The of the gut microbiome impacts the of humans and animals. While diet exerts the strongest influence on microbiome diversity, ecological factors like industrialization (for humans) and domestication (for animals) play a role, too.
Domestication can cause differences in mammalian gut microbial signatures, and this has been surveyed in a few mammals in independent studies. However, a attempted to examine these differences across nine wild versus domesticated pairs of mammals, using pets, livestock, and laboratory animals.
The researchers collected fecal samples of wild and domesticated mammals to extract the genetic information about their gut microbial communities. Though they did not see a single hallmark of domestication, they observed a common shift in the microbial composition of all domesticated animals. When they exchanged the diets of wild-caught and lab mice, they found that the dietary swap could only partially erase the microbiome differences between the groups.
But the researchers were curious to know if the microbiota of lab mice could be artificially "re-wilded." So, they transplanted lab mice with poop from wild mice and also kept them on a wild diet. They saw that just this one fecal transplantation successfully shifted the microbiota of lab mice toward the wild donor profile, even without much help from the wild diet.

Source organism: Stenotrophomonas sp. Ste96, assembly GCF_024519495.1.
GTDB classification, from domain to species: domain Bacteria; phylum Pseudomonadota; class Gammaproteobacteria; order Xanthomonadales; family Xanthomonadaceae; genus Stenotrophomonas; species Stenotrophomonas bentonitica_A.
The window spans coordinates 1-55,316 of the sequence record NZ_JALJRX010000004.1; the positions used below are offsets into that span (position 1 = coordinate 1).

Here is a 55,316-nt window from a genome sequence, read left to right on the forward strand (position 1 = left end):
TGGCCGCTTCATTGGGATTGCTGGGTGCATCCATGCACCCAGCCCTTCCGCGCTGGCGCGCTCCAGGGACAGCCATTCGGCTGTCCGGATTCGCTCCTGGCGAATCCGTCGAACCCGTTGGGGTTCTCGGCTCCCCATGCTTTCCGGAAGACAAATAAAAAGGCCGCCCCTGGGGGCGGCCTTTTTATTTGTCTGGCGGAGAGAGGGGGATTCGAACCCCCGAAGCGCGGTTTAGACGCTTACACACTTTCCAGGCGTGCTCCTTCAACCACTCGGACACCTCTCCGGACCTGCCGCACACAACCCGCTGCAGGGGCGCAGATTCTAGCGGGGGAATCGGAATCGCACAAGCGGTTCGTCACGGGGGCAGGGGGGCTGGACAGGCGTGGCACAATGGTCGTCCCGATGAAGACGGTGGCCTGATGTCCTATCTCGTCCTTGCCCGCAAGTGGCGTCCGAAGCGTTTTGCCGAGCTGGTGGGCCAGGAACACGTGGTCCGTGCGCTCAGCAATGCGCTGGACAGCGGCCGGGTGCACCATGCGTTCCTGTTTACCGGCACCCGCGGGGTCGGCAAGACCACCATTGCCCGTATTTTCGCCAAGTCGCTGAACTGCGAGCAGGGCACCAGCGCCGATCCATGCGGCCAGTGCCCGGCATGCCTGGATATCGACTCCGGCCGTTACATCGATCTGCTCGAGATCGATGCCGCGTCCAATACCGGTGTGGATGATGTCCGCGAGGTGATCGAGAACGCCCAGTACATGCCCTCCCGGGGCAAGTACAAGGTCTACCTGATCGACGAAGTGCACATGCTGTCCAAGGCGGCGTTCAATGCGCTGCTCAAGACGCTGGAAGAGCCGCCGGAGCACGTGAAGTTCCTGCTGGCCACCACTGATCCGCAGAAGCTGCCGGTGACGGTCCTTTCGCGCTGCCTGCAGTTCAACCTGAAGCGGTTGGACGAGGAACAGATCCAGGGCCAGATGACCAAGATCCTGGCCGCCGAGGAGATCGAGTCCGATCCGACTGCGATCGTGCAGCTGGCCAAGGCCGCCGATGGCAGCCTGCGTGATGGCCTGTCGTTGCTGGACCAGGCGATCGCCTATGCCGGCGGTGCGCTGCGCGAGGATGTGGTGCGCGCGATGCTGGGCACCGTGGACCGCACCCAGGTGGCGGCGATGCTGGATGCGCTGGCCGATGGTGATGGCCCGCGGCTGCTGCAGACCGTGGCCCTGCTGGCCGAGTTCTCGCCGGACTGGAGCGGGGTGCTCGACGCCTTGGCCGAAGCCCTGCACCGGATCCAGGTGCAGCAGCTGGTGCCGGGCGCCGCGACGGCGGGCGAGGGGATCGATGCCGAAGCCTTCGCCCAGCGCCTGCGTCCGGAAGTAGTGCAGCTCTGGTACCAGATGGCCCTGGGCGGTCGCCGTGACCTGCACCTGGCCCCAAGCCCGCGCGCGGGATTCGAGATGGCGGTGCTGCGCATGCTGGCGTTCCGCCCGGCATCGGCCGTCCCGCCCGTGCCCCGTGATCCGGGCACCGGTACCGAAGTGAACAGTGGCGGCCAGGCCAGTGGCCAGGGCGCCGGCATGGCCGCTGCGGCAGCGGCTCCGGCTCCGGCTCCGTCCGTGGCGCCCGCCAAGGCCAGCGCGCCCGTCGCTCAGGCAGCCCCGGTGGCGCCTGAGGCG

The researchers also tested the swap diet on wolves versus dogs. Interestingly, while wolves gained microbial diversity on dog food, dogs lost diversity when fed with carcasses. Finally, the researchers compared wild chimpanzees to humans to draw parallels between domestication and industrialization. The profile of non-industrialized humans was more similar to chimpanzees than that of their industrialized counterparts, who were, in fact, similar to their pets.
Domestication has, therefore, left significant effects on the microbial gut community across multiple species of mammals. Examining these differences is essential to understanding host-microbiome-environment relationships, especially in the context of zoonotic diseases and antibiotic-resistant bacteria being harbored in domesticated animals.